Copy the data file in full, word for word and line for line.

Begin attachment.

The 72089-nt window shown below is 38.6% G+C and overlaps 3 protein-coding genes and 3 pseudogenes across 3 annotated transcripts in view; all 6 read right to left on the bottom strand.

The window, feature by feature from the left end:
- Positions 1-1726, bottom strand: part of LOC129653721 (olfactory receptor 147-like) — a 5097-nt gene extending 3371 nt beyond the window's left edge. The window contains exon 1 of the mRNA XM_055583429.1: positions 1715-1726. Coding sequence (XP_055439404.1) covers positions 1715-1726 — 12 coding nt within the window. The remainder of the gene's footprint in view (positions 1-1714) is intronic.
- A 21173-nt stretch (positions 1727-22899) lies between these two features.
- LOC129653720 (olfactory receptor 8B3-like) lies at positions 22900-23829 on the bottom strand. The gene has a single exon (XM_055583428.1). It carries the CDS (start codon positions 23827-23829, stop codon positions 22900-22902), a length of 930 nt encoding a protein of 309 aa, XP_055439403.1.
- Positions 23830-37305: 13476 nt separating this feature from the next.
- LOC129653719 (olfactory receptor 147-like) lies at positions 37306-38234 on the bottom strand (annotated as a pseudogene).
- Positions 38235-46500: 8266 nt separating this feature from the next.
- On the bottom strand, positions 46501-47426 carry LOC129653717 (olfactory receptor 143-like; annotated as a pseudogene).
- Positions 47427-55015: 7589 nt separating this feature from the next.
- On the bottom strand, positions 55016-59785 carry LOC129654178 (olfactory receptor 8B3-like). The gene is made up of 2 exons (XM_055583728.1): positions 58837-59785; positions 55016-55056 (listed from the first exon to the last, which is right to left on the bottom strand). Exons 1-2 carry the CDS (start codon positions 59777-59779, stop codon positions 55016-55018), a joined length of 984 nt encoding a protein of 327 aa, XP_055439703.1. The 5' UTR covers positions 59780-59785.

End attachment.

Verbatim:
The 72089-nt window shown below is 38.6% G+C and overlaps 3 protein-coding genes and 3 pseudogenes across 3 annotated transcripts in view; all 6 read right to left on the bottom strand.

The window, feature by feature from the left end:
- Positions 1-1726, bottom strand: part of LOC129653721 (olfactory receptor 147-like) — a 5097-nt gene extending 3371 nt beyond the window's left edge. The window contains exon 1 of the mRNA XM_055583429.1: positions 1715-1726. Coding sequence (XP_055439404.1) covers positions 1715-1726 — 12 coding nt within the window. The remainder of the gene's footprint in view (positions 1-1714) is intronic.
- A 21173-nt stretch (positions 1727-22899) lies between these two features.
- LOC129653720 (olfactory receptor 8B3-like) lies at positions 22900-23829 on the bottom strand. The gene has a single exon (XM_055583428.1). It carries the CDS (start codon positions 23827-23829, stop codon positions 22900-22902), a length of 930 nt encoding a protein of 309 aa, XP_055439403.1.
- Positions 23830-37305: 13476 nt separating this feature from the next.
- LOC129653719 (olfactory receptor 147-like) lies at positions 37306-38234 on the bottom strand (annotated as a pseudogene).
- Positions 38235-46500: 8266 nt separating this feature from the next.
- On the bottom strand, positions 46501-47426 carry LOC129653717 (olfactory receptor 143-like; annotated as a pseudogene).
- Positions 47427-55015: 7589 nt separating this feature from the next.
- On the bottom strand, positions 55016-59785 carry LOC129654178 (olfactory receptor 8B3-like). The gene is made up of 2 exons (XM_055583728.1): positions 58837-59785; positions 55016-55056 (listed from the first exon to the last, which is right to left on the bottom strand). Exons 1-2 carry the CDS (start codon positions 59777-59779, stop codon positions 55016-55018), a joined length of 984 nt encoding a protein of 327 aa, XP_055439703.1. The 5' UTR covers positions 59780-59785.